1. Genetics and Genomics
  2. Microbiology and Infectious Disease
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Panton–Valentine leucocidin is the key determinant of Staphylococcus aureus pyomyositis in a bacterial GWAS

  1. Bernadette C Young
  2. Sarah G Earle
  3. Sona Soeng
  4. Poda Sar
  5. Varun Kumar
  6. Songly Hor
  7. Vuthy Sar
  8. Rachel Bousfield
  9. Nicholas D Sanderson
  10. Leanne Barker
  11. Nicole Stoesser
  12. Katherine RW Emary
  13. Christopher M Parry
  14. Emma K Nickerson
  15. Paul Turner
  16. Rory Bowden
  17. Derrick W Crook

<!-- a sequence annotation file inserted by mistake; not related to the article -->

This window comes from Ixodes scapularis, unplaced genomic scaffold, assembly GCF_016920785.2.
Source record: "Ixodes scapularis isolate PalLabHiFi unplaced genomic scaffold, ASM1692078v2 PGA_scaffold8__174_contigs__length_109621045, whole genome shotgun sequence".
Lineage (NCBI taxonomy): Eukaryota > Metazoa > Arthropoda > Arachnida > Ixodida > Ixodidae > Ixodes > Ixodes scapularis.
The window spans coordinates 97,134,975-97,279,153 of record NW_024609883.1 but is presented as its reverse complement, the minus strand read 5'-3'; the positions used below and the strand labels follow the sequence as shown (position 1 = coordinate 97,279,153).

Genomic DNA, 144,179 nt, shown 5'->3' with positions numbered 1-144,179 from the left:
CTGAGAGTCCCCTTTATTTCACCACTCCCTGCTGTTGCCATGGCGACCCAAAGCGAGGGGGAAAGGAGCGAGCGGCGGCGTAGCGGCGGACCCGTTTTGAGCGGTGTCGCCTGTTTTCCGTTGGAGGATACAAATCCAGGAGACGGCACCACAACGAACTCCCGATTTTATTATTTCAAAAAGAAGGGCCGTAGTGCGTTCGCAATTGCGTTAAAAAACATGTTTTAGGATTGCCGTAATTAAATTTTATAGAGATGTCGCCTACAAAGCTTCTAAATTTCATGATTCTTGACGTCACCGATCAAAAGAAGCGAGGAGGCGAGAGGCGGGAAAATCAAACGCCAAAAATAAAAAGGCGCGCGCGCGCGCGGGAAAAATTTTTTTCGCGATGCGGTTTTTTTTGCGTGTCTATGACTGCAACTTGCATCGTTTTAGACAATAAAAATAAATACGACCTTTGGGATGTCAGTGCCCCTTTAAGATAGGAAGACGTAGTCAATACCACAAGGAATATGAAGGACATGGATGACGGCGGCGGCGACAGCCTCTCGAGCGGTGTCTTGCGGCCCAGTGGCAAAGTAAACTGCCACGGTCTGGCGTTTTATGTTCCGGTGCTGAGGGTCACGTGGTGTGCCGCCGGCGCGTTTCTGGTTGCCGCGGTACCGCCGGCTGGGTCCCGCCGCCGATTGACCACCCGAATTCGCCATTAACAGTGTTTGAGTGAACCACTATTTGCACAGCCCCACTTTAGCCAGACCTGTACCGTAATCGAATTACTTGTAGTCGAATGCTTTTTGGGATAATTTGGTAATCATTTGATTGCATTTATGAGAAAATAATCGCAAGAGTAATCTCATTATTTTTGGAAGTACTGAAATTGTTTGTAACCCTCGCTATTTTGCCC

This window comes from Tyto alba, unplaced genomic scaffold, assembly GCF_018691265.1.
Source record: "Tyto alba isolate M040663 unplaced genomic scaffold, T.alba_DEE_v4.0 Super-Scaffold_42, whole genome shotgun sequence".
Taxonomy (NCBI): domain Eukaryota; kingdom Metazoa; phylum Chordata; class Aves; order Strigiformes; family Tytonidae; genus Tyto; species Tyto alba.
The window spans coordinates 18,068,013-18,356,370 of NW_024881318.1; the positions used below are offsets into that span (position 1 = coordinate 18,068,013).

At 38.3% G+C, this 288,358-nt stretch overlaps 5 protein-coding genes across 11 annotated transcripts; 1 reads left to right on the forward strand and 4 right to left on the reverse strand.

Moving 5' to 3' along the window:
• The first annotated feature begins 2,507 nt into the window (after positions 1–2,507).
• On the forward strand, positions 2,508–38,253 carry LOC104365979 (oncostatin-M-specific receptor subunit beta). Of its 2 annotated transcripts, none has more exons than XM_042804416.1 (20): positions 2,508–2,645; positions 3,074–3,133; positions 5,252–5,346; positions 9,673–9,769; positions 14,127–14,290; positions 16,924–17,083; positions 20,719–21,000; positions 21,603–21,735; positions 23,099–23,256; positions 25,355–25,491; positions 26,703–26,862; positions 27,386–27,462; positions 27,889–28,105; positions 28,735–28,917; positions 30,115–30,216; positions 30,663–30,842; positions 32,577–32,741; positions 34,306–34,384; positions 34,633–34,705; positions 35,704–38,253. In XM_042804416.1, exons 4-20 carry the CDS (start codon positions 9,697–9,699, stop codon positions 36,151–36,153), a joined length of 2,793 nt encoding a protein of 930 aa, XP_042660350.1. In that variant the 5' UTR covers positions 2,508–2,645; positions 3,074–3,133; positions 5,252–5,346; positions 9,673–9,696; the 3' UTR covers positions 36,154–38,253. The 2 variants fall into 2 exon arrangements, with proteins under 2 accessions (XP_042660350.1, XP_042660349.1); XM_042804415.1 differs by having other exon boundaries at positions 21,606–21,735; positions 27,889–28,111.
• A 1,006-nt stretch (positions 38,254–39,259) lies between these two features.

18. David H Wyllie
  19. Nicholas PJ Day
  20. Daniel J Wilson
  21. Catrin E Moore  Is a corresponding author
  1. University of Oxford, John Radcliffe Hospital, United Kingdom
  2. Oxford University Hospitals NHS Foundation Trust, John Radcliffe Hospital, United Kingdom
  3. Angkor Hospital for Children, Cambodia
  4. East Tennessee State University Quillen College of Medicine, United States
  5. Cambridge University Hospitals NHS Foundation Trust, United Kingdom
  6. John Radcliffe Hospital, United Kingdom
  7. Liverpool School of Tropical Medicine, United Kingdom
  8. Nagasaki University, Japan
  9. University of Oxford, United Kingdom
  10. Faculty of Tropical Medicine, Mahidol University, Thailand
Research Article
Cite this article as: eLife 2019;8:e42486 doi: 10.7554/eLife.42486
2 figures and 5 additional files

Figures

Figure 1 with 1 supplement
Phylogeny of S. aureus cultured from children in Cambodia shows strong strain-to-strain variation in pyomyositis prevalence.